6 Mass. Democrats face off in 1st US Senate debate

By Steve Leblanc

Associated Press

Published: Tuesday, Oct. 4 2011 8:31 p.m. MDT

Kira Mikityamskaya of Boston, shouts her support for Alan Khazei in Lowell, Mass. Tuesday, Oct. 4, 2011 prior to a debate between six Massachusetts Democratic candidates for the U.S. Senate seat held by Republican Scott Brown.

Elise Amendola, Associated Press

LOWELL, Mass. — The six Democratic candidates for U.S. Senate spent much of their first debate zeroing in on the one candidate not on stage, Republican Sen. Scott Brown.

All six argued that they were their party's best hope to unseat the popular incumbent, who won a special election last year for the seat left vacant by the death of longtime Democratic Sen. Edward Kennedy.

Harvard law professor and consumer advocate Elizabeth Warren, the frontrunner in a recent poll, faulted Brown for cozying up to Wall Street. If elected, Warren said, her top goals would be lowering the national jobless rate and helping the middle class find a more solid economic footing.

"People should not be on unemployment," she said. "We should be putting them to work."

She also said the country shouldn't put future wars "on a credit card," referring to the wars in Afghanistan and Iraq.

"We should never go to war if we're not willing to pay for it now," she said. "It means either all of us go to war or none of us go to war."

The other Democratic candidates largely passed on any opportunity to confront Warren directly. A recent poll found Warren far ahead of the other candidates in a matchup with Brown.

Self-described "social justice advocate" Robert Massie, however, warned against what he called a "rush to judgment" among Democrats to support one candidate — presumably Warren, who just announced her candidacy and is largely untested on the campaign trail.

But even Massie saved his toughest critique for Brown, attributing his surprise win to an insurgent national conservative movement.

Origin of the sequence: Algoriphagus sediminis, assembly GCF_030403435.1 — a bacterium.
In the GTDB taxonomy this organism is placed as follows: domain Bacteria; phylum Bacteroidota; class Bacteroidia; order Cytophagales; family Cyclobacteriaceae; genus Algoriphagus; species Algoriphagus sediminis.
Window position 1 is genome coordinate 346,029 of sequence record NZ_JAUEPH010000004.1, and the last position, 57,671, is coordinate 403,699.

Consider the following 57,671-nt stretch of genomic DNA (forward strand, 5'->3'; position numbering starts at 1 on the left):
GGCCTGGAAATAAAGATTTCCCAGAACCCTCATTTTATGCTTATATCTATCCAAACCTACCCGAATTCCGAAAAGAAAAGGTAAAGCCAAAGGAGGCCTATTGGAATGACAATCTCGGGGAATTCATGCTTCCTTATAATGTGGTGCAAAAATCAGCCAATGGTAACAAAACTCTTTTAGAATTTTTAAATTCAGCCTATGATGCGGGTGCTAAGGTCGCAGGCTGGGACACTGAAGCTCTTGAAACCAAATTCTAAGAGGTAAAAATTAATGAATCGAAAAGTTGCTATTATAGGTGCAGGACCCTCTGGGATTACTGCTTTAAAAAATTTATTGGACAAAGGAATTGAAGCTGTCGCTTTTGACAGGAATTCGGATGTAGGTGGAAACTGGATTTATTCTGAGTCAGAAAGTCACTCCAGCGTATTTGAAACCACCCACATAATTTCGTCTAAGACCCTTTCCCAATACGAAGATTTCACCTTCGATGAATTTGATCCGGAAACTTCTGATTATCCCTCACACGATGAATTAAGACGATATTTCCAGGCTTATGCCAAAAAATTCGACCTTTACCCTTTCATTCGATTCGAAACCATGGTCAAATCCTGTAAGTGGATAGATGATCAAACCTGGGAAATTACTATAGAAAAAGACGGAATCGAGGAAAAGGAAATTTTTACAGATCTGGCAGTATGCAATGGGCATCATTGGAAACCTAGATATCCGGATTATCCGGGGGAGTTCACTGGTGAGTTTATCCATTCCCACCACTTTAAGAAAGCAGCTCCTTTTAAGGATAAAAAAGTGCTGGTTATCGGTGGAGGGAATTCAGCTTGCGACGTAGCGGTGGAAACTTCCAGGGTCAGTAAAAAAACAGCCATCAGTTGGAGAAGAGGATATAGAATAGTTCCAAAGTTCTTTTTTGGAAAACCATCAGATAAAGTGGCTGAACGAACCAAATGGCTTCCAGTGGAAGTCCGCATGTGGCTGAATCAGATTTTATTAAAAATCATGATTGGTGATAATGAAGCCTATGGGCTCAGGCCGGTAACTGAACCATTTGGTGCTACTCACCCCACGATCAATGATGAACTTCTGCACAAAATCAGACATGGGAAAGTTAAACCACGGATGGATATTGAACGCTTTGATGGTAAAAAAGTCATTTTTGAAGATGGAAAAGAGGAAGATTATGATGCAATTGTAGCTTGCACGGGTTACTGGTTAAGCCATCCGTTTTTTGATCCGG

"Scott Brown raised $14 million in the last 18 days of his campaign because he was able to appeal to the tea party who wanted to slap Massachusetts in the face for 47 years of Teddy Kennedy," he said.

City Year co-founder Alan Khazei, who raised nearly $1 million during his first fundraising quarter, also went after the Republican incumbent, saying Brown has failed to live up to his early promise in the Senate.

"Scott Brown had an opportunity to be a game changer," Khazei said. "He's delivered nothing."

The debate also gave some of the lesser-known candidates a chance to make their case to Democratic primary voters.

Immigration attorney Marisa DeFranco said she can fight Brown in one of his strongholds in Essex County. She also said she's made a living battling for underdogs and would give Brown a run for his money.

"I know how to beat Scott Brown on his own turf," she said.

State Rep. Tom Conroy said he's the only candidate with a record of having defeated a popular GOP incumbent. Compared to him, Brown would come across as "nothing more than an empty suit," Conroy said.

"I'm the Democratic Party's best hope to defeat Scott Brown," said Conroy, D-Wayland.

Newton resident Herb Robinson tried to cast himself as the non-politician in the group. He was also the only candidate to say he would support full legalization of marijuana. Most of the other candidates said they could support some form of medical marijuana use.

Marijuana "should be legal and sold as alcohol," Robinson said.

All six said they agree that President Barack Obama has been too slow in getting the country out of Afghanistan and agreed that women should be allowed combat roles in the military. All said they opposed mandatory military service.

Asked if they had ever been cited for drunken driving, all six said no.

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